Add the aubergine to the pan and stir-fry until it releases some of its liquid. Add the onion, garlic, ginger and soy sauce, and stir-fry for 2 minutes. Add the sugar, vinegar, vegetable stock, chilli sauce, mushrooms, pak choi, and cooked tofu. Gently simmer for 5 minutes.
Meanwhile, add the noodles to a pan of boiling water and cook as per the instructions on the packet. When al denté, drain, rinse in cold water and add to the wok. Stir through so that the noodles are coated in sauce.
Divide the noodles between the bowls and spoon the aubergine and tofu mixture on top. Serve immediately.
[This recipe has been submitted to Ricki Heller’s Wellness Weekend]
If you’re rather buy ready-cooked tofu, there are some great options available in the shops. We love the Cauldon Foods Organic Marinated Tofu Pieces and I tend to keep a box or two in the fridge/freezer for quick prep meals and to stuff into pittas & wraps for lunchboxes. Their new Organic Smoked Tofu is really tasty too. It makes a great addition to our Malaysian Coconut Noodle Soup (Laksa). Another recipe I definitely need to share with you! ♥
Just before I go, I know soya has received some bad press lately so, if you’re concerned, or would simply like to find out more about soya and its health properties, I highly recommend Viva! Health‘s ‘The Soya Story’, which can be downloaded for FREE from here. This guide is packed with useful information, as well as some great recipes!
Do you cook tofu at home? If so, what’s your favourite dish? If you’ve got any great recipes, please do link up below xx
9 thoughts on “How to Press Tofu Guide & Braised Aubergine (Eggplant) and Tofu with Udon Noodles”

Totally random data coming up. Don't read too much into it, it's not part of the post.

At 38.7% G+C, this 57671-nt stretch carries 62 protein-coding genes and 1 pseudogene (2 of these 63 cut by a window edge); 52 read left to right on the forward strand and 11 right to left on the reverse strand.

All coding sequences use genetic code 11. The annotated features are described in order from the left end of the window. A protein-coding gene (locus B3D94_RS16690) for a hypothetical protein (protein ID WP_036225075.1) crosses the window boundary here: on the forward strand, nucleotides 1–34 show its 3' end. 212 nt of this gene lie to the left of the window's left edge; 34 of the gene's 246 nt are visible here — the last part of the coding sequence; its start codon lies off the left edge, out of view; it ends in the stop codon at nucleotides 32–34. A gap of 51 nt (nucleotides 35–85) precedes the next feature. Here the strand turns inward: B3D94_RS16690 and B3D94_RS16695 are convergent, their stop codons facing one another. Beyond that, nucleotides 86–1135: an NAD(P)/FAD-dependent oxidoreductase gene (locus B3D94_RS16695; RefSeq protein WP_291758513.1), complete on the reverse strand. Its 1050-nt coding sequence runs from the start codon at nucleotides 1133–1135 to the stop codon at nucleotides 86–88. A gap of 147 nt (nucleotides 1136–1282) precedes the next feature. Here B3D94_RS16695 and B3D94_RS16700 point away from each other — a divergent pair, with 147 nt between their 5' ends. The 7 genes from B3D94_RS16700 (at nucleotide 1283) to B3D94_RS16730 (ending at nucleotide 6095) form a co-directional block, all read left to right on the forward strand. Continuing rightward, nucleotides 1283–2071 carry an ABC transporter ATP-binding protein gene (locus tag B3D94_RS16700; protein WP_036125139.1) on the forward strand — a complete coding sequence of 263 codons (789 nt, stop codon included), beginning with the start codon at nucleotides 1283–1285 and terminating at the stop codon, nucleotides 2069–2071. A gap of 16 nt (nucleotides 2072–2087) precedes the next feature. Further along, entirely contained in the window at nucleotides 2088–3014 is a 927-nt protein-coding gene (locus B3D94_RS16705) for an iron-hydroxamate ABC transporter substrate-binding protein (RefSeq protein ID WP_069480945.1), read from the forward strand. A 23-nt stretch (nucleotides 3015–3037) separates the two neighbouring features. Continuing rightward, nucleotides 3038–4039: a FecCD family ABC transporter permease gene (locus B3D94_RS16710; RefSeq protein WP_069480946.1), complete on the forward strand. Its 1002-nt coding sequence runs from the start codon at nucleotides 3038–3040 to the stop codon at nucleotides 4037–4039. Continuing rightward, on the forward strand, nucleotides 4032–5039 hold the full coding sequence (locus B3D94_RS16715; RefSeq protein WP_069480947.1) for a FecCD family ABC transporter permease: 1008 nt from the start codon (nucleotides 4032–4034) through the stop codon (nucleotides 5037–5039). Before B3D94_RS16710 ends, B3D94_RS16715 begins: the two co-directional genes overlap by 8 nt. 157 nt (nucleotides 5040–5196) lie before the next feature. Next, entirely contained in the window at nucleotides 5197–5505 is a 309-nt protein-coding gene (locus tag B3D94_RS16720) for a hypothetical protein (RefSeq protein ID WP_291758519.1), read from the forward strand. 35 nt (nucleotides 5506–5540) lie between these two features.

I probably cook tofu once a week or fortnight. I love baked tofu, and smoked tofu is delicious too. I think a lot of people are unaware about how to cook tofu and about pressing it so this is a good guide.
When I speak to friends/family about tofu, I often see a look of terror on their faces and they tell me they wouldn’t have a clue what to do with it. I’m hoping this little guide will take the fear out tofu & encourage them to give it a try 😉
I have to be honest and say that I have never actually pressed tofu! But now that you’ve shown me an easy way I might actually try lol
It could be that your tofu is firm enough to not need pressing. Most of the plain tofu we get here in the UK is in water and, if you don’t press it, it stays really soft and wobbly.
In France, the only tofu I could buy in the supermarkets was UHT, vacuum packed and on the dried good shelves. That was totally different to the UK tofu. Super chewy but with no flavour! It’s funny how much tofu differs from one country to another!
Yes that makes sense. We have many different varieties here and I could def see the need to press some varieties and others seem to not need it at all!
This looks like a lovely dish Sharon. I do love those slurpy noodles 🙂
I’ll have to try your tray technique as I still use tea towels but hate just using them once then having to put them in the wash.
Thanks Emma ♥
Yes, try the tray technique and let me know whether it works out for you. It feel so much better to do without the paper and tea towels 😉
I love braised tofu and augberine, they both work together! Noodles are my thing, too! I grew up eating several tofu dishes, from stinky tofu to soft tofu pudding. Stinky tofu was my favorite dish back in the days, but they aren’t vegan anymore b/c they are coated in “blah blah” brine. I hope one day, I can veganise stinky tofu, it will be a hard one, I just have to find something pungent to start with, hehe! Have you heard of TofuXpress – I’ve been using it often when I got it and it saves time and of course, cleaner! I always press my tofu for everything else except for silken tofu used in sauces, appetizers or desserts.
I would love a TofuXpress but I just can’t justify spending the $51 it would cost to buy one & get it shipped here :/
“Stinky tofu”??? I have never heard of such a thing! It’s not a very appetising name is it? I’m totally intrigued though and I’m going to have to check it out on Google. You should definitely try and veganise it. If anyone can do it, it’ll be you! xx